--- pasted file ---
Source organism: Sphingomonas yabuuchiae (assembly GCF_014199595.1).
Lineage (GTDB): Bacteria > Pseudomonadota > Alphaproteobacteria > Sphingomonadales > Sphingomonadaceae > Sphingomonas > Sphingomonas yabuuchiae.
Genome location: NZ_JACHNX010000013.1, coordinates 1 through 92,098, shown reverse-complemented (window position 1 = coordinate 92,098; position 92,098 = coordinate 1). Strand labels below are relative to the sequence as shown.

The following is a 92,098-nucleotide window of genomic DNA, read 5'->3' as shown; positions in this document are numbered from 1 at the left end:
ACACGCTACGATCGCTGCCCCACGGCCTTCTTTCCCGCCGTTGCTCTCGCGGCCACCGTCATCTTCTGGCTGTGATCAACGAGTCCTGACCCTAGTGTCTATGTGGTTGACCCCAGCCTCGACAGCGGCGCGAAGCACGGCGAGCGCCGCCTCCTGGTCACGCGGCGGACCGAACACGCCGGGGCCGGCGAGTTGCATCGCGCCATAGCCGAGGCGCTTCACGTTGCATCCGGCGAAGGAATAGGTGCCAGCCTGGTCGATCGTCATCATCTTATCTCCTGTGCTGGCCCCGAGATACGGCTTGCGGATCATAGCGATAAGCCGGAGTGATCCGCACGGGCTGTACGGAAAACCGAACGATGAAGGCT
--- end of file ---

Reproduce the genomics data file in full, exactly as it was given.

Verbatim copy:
Source organism: Sphingomonas yabuuchiae (assembly GCF_014199595.1).
Lineage (GTDB): Bacteria > Pseudomonadota > Alphaproteobacteria > Sphingomonadales > Sphingomonadaceae > Sphingomonas > Sphingomonas yabuuchiae.
Genome location: NZ_JACHNX010000013.1, coordinates 1 through 92,098, shown reverse-complemented (window position 1 = coordinate 92,098; position 92,098 = coordinate 1). Strand labels below are relative to the sequence as shown.

The following is a 92,098-nucleotide window of genomic DNA, read 5'->3' as shown; positions in this document are numbered from 1 at the left end:
ACACGCTACGATCGCTGCCCCACGGCCTTCTTTCCCGCCGTTGCTCTCGCGGCCACCGTCATCTTCTGGCTGTGATCAACGAGTCCTGACCCTAGTGTCTATGTGGTTGACCCCAGCCTCGACAGCGGCGCGAAGCACGGCGAGCGCCGCCTCCTGGTCACGCGGCGGACCGAACACGCCGGGGCCGGCGAGTTGCATCGCGCCATAGCCGAGGCGCTTCACGTTGCATCCGGCGAAGGAATAGGTGCCAGCCTGGTCGATCGTCATCATCTTATCTCCTGTGCTGGCCCCGAGATACGGCTTGCGGATCATAGCGATAAGCCGGAGTGATCCGCACGGGCTGTACGGAAAACCGAACGATGAAGGCT